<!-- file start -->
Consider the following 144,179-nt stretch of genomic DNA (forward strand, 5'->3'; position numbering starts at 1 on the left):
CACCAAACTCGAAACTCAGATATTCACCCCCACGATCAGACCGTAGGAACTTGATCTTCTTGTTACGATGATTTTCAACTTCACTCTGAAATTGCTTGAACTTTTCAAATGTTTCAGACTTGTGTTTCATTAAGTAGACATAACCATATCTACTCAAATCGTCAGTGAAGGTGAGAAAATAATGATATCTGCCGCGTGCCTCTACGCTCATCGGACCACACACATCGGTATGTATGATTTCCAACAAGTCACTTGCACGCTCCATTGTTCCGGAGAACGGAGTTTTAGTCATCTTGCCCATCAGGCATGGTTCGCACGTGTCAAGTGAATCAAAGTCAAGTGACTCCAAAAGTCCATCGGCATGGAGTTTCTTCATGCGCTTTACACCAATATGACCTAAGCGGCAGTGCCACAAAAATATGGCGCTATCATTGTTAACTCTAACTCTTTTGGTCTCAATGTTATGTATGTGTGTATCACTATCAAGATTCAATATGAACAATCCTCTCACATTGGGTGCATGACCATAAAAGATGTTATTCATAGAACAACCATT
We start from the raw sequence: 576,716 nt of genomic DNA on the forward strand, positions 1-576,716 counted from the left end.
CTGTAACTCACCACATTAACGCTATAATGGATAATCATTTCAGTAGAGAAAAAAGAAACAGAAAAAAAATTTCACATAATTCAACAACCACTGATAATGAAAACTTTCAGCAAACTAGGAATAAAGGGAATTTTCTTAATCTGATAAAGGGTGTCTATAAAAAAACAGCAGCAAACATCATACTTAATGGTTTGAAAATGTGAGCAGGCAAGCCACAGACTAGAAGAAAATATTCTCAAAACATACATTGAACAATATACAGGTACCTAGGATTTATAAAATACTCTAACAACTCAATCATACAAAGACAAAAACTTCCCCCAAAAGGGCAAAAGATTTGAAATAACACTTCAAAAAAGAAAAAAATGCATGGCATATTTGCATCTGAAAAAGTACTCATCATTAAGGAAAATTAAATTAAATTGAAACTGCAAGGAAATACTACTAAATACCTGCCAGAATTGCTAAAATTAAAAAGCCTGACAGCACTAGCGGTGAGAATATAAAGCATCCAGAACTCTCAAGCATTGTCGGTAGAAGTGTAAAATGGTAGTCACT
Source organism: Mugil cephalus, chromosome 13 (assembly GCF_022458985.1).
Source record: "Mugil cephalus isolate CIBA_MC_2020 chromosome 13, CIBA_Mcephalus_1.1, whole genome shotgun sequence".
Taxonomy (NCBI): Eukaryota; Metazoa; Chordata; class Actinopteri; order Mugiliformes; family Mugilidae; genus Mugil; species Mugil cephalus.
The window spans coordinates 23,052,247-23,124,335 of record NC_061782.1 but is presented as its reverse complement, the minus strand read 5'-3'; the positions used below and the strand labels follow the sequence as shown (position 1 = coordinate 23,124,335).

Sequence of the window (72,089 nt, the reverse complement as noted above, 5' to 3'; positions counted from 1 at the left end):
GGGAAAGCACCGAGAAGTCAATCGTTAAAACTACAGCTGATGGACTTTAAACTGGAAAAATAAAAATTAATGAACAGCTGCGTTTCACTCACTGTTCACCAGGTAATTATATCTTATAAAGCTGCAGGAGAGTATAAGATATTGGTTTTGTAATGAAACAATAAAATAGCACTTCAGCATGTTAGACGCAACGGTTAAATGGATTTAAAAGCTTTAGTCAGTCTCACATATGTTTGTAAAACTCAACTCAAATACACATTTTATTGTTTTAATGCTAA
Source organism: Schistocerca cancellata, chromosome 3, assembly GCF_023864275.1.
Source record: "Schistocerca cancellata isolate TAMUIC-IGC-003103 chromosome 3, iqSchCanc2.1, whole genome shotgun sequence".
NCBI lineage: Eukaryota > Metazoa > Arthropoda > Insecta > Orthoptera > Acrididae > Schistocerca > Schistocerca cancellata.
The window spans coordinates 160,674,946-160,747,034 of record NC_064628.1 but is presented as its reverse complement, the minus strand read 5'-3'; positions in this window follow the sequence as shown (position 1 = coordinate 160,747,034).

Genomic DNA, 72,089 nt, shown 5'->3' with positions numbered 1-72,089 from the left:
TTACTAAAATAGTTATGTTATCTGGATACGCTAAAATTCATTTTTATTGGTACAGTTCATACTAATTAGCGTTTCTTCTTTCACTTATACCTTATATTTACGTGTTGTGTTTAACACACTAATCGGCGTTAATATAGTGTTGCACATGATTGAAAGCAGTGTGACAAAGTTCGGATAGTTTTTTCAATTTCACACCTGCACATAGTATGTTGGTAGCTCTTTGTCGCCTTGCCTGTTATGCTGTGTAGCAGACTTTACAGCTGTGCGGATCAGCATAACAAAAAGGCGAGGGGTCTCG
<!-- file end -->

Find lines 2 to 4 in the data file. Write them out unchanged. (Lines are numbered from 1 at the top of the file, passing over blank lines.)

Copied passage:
CACCAAACTCGAAACTCAGATATTCACCCCCACGATCAGACCGTAGGAACTTGATCTTCTTGTTACGATGATTTTCAACTTCACTCTGAAATTGCTTGAACTTTTCAAATGTTTCAGACTTGTGTTTCATTAAGTAGACATAACCATATCTACTCAAATCGTCAGTGAAGGTGAGAAAATAATGATATCTGCCGCGTGCCTCTACGCTCATCGGACCACACACATCGGTATGTATGATTTCCAACAAGTCACTTGCACGCTCCATTGTTCCGGAGAACGGAGTTTTAGTCATCTTGCCCATCAGGCATGGTTCGCACGTGTCAAGTGAATCAAAGTCAAGTGACTCCAAAAGTCCATCGGCATGGAGTTTCTTCATGCGCTTTACACCAATATGACCTAAGCGGCAGTGCCACAAAAATATGGCGCTATCATTGTTAACTCTAACTCTTTTGGTCTCAATGTTATGTATGTGTGTATCACTATCAAGATTCAATATGAACAATCCTCTCACATTGGGTGCATGACCATAAAAGATGTTATTCATAGAACAACCATT
We start from the raw sequence: 576,716 nt of genomic DNA on the forward strand, positions 1-576,716 counted from the left end.
CTGTAACTCACCACATTAACGCTATAATGGATAATCATTTCAGTAGAGAAAAAAGAAACAGAAAAAAAATTTCACATAATTCAACAACCACTGATAATGAAAACTTTCAGCAAACTAGGAATAAAGGGAATTTTCTTAATCTGATAAAGGGTGTCTATAAAAAAACAGCAGCAAACATCATACTTAATGGTTTGAAAATGTGAGCAGGCAAGCCACAGACTAGAAGAAAATATTCTCAAAACATACATTGAACAATATACAGGTACCTAGGATTTATAAAATACTCTAACAACTCAATCATACAAAGACAAAAACTTCCCCCAAAAGGGCAAAAGATTTGAAATAACACTTCAAAAAAGAAAAAAATGCATGGCATATTTGCATCTGAAAAAGTACTCATCATTAAGGAAAATTAAATTAAATTGAAACTGCAAGGAAATACTACTAAATACCTGCCAGAATTGCTAAAATTAAAAAGCCTGACAGCACTAGCGGTGAGAATATAAAGCATCCAGAACTCTCAAGCATTGTCGGTAGAAGTGTAAAATGGTAGTCACT